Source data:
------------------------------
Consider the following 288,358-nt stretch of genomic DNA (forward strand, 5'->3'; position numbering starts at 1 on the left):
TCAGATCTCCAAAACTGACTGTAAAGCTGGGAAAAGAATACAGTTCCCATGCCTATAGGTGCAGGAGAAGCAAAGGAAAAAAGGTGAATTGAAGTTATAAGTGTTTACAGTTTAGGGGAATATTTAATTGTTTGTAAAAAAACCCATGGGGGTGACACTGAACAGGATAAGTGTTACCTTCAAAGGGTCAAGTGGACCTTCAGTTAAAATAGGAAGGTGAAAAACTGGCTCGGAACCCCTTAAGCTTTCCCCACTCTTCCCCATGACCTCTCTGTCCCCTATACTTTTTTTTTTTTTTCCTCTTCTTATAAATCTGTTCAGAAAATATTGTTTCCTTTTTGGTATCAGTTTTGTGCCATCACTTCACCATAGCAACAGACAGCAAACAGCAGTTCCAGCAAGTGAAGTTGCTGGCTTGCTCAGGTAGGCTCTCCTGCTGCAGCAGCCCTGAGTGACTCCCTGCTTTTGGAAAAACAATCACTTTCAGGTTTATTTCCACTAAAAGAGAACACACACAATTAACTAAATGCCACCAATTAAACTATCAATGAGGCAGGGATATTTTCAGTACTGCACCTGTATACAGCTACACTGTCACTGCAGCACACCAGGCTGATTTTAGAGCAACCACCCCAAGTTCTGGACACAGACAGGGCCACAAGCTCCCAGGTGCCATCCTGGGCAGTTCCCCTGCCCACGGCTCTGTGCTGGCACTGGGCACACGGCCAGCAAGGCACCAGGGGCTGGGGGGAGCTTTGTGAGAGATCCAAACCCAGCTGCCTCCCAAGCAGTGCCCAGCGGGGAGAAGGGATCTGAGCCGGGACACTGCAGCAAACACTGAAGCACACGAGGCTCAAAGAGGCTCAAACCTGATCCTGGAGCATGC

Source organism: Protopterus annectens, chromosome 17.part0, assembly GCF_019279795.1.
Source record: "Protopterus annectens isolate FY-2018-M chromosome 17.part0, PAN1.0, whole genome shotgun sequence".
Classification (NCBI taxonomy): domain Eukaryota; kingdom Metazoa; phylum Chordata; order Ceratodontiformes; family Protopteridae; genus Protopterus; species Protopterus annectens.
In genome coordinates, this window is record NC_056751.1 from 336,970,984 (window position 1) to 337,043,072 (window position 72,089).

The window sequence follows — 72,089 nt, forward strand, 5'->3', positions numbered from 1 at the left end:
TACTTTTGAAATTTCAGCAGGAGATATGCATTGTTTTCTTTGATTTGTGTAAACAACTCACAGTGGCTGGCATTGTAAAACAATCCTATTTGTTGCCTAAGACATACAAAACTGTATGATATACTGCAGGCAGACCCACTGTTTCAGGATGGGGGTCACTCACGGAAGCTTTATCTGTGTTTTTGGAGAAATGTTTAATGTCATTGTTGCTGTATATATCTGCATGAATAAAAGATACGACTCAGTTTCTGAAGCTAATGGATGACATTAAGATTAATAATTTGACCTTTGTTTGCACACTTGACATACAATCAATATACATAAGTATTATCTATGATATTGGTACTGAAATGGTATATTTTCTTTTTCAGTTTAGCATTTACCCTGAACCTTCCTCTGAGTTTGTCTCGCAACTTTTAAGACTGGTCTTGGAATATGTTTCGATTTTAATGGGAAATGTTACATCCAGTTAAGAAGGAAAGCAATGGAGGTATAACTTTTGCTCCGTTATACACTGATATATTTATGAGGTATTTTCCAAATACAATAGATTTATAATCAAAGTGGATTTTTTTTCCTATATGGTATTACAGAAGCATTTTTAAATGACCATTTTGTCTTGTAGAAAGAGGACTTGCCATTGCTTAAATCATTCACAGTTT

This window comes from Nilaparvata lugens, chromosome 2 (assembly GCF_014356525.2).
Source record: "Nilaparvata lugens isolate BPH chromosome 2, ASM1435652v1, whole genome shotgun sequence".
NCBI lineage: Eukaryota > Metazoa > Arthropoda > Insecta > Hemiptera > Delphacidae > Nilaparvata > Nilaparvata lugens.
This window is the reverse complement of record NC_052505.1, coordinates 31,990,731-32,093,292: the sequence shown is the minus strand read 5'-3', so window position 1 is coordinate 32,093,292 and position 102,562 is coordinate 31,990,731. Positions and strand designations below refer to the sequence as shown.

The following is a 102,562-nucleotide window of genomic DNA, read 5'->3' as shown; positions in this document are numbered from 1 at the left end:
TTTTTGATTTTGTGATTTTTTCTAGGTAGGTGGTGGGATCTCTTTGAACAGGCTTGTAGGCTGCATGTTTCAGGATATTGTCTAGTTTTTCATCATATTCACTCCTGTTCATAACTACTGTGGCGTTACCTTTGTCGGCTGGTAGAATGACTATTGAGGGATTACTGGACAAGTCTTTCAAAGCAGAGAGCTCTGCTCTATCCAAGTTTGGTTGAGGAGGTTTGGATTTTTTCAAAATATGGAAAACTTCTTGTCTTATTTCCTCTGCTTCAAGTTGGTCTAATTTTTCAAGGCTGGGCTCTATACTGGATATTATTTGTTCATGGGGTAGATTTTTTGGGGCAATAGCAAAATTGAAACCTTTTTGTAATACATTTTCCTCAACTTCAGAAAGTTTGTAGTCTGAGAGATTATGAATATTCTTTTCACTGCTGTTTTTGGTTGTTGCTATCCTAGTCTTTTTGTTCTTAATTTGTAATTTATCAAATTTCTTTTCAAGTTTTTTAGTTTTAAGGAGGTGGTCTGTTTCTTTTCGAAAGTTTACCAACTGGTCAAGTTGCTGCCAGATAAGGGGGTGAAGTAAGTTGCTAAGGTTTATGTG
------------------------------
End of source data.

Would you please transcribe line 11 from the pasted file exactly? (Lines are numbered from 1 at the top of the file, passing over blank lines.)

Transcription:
NCBI lineage: Eukaryota > Metazoa > Arthropoda > Insecta > Hemiptera > Delphacidae > Nilaparvata > Nilaparvata lugens.